In the first section of One Flew Over the Cuckoo's Nest, what happens to Ellis? What happens to Ruckly? What does the imagery suggest?
Chief says that Ellis has been affected by the electroshock therapy machine so that he stands at the wall in the same pose in which he was removed from the table. As Chief describes Ellis, "Now he’s nailed against the wall in the same condition they lifted him off the table for the last time, in the same shape, arms out, palms cupped, with the same horror on his face." The imagery suggests that Ellis is a Christ-like figure who has been sacrificed by the workers in the ward. Chief says of Ruckly, "they made a mistake in one of their head installations." Ruckly was very agitated before they brought him to the electroshock therapy; he was biting nurses and kicking the attendants. When he came back, Chief says that Ruckly was bald and had a bruised face and two plugs above his eyes. He says, "You can see by his eyes how they burned him out over there; his eyes are all smoked up and gray and deserted inside like blown fuses." The image reminds the reader of the popular image of Frankenstein's monster, as Chief thinks that Ruckly is now made of worn-out mechanical parts. Chief says that all Ruckly does is hold a gray photograph in front of his face.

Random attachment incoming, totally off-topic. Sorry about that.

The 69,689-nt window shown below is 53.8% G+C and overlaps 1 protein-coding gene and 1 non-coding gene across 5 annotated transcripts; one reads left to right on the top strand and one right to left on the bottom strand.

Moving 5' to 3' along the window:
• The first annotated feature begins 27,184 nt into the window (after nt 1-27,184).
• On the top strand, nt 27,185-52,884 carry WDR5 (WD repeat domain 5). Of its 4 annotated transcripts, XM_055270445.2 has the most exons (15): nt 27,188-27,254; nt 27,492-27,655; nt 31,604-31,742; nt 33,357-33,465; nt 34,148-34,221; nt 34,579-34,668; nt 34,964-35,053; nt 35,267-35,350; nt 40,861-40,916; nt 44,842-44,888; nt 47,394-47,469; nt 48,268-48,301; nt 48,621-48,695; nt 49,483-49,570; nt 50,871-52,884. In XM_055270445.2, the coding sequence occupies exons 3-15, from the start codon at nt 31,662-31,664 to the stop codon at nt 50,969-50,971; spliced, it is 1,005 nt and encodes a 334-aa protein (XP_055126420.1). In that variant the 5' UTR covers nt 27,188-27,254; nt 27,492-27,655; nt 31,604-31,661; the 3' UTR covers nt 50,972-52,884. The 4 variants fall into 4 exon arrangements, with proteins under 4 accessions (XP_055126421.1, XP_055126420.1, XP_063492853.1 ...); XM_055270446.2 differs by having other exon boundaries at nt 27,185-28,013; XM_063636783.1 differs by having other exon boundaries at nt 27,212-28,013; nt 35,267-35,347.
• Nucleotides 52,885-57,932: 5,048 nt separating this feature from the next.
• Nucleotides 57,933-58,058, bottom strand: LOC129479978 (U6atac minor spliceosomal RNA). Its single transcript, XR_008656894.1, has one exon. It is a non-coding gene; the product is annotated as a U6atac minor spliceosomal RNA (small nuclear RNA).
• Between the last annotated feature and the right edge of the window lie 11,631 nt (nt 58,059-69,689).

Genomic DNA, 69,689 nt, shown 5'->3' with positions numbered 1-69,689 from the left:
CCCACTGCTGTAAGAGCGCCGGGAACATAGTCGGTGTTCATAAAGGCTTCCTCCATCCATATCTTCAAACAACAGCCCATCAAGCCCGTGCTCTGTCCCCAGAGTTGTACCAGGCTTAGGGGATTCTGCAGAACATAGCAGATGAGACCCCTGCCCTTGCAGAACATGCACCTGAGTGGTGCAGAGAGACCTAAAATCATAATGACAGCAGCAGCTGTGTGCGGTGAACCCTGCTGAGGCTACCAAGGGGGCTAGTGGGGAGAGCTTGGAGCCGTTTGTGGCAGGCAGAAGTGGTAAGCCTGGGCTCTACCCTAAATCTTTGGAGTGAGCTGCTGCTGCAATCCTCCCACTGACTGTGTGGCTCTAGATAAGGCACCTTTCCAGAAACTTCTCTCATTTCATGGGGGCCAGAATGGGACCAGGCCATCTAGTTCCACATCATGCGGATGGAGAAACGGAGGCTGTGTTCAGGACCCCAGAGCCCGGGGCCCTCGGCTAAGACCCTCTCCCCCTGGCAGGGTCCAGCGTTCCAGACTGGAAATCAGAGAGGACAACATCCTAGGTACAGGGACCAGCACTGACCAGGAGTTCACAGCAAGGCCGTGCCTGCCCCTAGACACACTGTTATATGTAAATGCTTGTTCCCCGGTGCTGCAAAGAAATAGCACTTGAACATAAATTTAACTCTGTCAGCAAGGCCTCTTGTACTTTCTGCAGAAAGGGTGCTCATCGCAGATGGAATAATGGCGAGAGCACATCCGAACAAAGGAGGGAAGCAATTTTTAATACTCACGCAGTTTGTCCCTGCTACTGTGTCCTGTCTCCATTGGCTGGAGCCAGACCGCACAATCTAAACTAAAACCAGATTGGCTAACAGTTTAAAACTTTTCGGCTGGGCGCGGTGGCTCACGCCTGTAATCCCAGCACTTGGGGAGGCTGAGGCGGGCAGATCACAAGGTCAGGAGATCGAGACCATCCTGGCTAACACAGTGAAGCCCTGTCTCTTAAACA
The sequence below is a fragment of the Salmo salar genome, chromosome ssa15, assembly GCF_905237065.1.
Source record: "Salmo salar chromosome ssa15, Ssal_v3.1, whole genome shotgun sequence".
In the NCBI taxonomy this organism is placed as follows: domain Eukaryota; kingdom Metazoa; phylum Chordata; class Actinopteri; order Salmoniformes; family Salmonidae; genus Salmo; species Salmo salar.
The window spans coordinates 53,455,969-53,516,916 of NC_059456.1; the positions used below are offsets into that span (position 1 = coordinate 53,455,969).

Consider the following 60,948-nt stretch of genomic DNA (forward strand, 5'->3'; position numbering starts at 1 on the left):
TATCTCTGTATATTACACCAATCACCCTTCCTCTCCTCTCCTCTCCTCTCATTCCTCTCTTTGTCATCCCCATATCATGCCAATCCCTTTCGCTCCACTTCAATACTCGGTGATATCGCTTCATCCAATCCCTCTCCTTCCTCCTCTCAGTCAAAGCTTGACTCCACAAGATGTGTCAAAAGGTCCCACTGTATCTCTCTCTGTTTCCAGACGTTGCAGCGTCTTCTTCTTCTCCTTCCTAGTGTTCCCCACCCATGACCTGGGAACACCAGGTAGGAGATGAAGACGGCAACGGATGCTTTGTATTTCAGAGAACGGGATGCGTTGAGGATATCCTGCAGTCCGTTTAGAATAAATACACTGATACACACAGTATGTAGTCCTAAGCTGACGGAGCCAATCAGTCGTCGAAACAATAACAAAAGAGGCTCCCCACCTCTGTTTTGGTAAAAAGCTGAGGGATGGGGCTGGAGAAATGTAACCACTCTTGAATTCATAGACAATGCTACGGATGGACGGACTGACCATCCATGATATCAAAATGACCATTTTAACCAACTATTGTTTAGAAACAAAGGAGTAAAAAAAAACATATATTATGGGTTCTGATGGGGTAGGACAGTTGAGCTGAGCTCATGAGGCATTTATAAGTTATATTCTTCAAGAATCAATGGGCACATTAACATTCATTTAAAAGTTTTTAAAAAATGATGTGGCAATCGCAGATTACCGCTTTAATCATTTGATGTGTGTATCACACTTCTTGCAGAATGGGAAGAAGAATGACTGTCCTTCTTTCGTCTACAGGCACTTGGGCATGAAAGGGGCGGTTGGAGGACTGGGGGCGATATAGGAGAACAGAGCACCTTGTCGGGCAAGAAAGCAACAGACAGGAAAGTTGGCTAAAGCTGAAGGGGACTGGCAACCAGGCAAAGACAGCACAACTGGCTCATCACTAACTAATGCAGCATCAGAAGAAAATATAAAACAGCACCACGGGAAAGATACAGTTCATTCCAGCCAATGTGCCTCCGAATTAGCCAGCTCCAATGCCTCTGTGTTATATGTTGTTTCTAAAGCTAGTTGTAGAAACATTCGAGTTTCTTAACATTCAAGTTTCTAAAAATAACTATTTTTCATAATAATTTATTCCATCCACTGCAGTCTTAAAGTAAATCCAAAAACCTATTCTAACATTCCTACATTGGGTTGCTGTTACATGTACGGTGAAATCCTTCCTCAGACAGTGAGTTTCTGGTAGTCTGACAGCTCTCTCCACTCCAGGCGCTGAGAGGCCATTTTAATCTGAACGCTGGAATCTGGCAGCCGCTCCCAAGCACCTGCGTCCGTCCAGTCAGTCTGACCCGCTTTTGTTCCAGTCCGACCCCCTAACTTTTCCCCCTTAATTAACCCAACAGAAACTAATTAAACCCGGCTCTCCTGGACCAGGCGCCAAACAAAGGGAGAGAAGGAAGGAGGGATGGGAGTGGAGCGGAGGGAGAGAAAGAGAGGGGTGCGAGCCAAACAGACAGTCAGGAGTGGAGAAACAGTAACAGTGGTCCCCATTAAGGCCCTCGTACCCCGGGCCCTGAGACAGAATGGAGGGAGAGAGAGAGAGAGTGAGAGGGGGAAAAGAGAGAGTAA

Ellis and Ruckly are two characters that don't conform to the Nurse's rules. They are seen as troublemakers on the ward, so the Nurse hangs them to the wall for their transgressions to make an example out of them. There they are left for weeks on end. They urinate below to the extent that the floor gives way and falls through to the lower floor. The imagery present in these characters is the way they are positioned on the walls with their hands out is reminiscent of the crucifix position. Therefore, Kesey is pointing out how Ellis and Ruckley are Christ-like characters martyred by the Big Nurse. It paves the way for "the next coming" to enter the ward - Randall McMurphy.